Millions of Californians With DUIs May Have Less Than 30 Days To Expunge Their Record

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Changes in California law which take affect in 2008 may leave millions of Californian's convicted of driving under the influence stuck with a criminal record for life. With 80 percent of employers performing background checks on applicants, the consequences can be as costly as they are long lasting.

Those convicted of DUI and the other offenses may have to go through life disclosing that they have a criminal conviction unless they begin the process to expunge their conviction before the new law takes affect

There are less than 30 days left for the millions of Californians who have been convicted of driving under the influence (DUI) to exercise their right to have their conviction expunged from their permanent criminal record.    

Changes to the California law that gives those who successfully complete probation a right to have their criminal conviction dismissed go into affect on January 1, 2008. These changes may leave those convicted of DUI, reckless driving, and driving on a suspended license with a misdemeanor or felony conviction for life.

While violations on a person's Department of Motor Vehicles (DMV) record disappear in time, the criminal conviction stays on a person's record for life -- unless it is expunged.

California Assembly Bill 645, which was signed into law by Governor Arnold Schwarzenegger in July of 2007, modifies existing law to require those convicted for violating specified vehicle codes to prove to a judge that it is "in the interest of justice to have the conviction expunged."    Other common offenses on the specified list are reckless driving and driving on a suspended license.

"This will make it much more difficult and costly for people to get convictions off of the record," says record expungement attorney Mathew K. Higbee, whose law firm, RecordGone.com specializes in criminal record expungement.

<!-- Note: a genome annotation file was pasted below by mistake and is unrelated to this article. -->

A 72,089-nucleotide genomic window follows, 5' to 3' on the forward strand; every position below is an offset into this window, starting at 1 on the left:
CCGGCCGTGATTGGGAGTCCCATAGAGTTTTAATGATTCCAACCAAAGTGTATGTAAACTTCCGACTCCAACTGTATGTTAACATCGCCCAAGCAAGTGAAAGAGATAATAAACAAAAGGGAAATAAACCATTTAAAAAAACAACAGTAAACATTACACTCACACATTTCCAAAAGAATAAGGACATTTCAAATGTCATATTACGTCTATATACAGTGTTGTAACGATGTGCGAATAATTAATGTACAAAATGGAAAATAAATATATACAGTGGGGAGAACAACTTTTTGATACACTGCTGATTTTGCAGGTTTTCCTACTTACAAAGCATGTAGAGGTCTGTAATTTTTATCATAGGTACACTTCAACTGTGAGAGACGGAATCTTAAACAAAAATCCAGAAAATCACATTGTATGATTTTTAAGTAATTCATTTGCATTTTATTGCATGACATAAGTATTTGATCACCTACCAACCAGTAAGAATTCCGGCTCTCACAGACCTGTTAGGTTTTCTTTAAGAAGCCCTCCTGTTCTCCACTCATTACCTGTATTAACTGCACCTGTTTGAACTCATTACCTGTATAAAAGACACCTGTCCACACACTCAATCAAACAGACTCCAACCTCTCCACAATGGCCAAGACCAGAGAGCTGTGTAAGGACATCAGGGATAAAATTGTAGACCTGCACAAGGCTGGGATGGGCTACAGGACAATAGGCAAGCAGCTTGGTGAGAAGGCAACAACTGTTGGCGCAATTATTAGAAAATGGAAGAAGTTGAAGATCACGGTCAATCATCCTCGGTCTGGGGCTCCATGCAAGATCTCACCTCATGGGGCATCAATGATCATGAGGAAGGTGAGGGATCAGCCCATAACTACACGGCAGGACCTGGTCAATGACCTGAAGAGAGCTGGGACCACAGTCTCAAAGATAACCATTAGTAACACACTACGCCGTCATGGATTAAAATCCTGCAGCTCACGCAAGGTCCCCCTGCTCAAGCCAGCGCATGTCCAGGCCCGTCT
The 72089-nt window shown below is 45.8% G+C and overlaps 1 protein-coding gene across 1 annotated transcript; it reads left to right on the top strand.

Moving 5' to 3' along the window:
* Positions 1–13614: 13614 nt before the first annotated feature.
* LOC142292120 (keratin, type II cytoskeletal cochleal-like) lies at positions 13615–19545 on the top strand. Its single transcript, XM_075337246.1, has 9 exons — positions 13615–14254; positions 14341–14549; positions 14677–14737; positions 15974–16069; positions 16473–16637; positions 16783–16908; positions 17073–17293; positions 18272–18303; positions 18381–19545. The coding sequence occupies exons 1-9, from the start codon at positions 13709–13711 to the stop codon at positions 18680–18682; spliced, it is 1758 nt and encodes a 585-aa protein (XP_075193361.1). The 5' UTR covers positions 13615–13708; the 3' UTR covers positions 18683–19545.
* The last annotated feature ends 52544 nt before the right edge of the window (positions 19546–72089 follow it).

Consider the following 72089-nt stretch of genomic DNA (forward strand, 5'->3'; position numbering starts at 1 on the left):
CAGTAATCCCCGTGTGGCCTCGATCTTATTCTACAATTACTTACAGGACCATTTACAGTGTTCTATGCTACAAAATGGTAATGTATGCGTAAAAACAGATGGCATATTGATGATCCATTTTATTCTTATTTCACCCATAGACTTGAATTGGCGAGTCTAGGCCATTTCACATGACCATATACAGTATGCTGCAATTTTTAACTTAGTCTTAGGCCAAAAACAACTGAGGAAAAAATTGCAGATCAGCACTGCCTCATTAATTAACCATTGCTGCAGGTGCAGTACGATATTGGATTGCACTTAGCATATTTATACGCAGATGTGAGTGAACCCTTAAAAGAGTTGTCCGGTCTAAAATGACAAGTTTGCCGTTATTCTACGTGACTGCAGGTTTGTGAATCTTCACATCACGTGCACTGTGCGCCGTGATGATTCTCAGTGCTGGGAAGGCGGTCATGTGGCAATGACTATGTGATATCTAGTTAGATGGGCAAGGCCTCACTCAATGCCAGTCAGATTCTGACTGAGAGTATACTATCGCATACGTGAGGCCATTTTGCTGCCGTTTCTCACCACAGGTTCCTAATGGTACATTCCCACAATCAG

"Those convicted of DUI and the other offenses may have to go through life disclosing that they have a criminal conviction unless they begin the process to expunge their conviction before the new law takes affect," says Higbee.

In a post 9-11 economy, where more than 80 percent of employers perform criminal background checks on job applicants, a person's ability to earn a living may depend on their ability to get a misdemeanor or felony conviction expunged. Higbee says RecordGone.com has seen an increase in the number of people with DUI convictions begin the process of expunging their record.

"Millions of Californians may be stuck for life with misdemeanor or felony convictions expunge a DUI or reckless driving conviction before January 1st of 2008," says Higbee. "Not only does a DUI hinder one's job prospects, it makes travel difficult. Canada will deny entry to those convicted of DUI."

Mr. M. Sangha of Palm Desert recently had his DUI conviction expunged. "I did not want this mistake to follow me and float over my head like a rain cloud, for the rest of my life. Being able to answer "No" on the application asking if I have ever been convicted of a misdemeanor will truly up my chances of obtaining worthy employment in the future, as well as a boost in my morale," said Sangha.

According to DMV figures, approximately 160,000 people are convicted for DUI or reckless driving each year.

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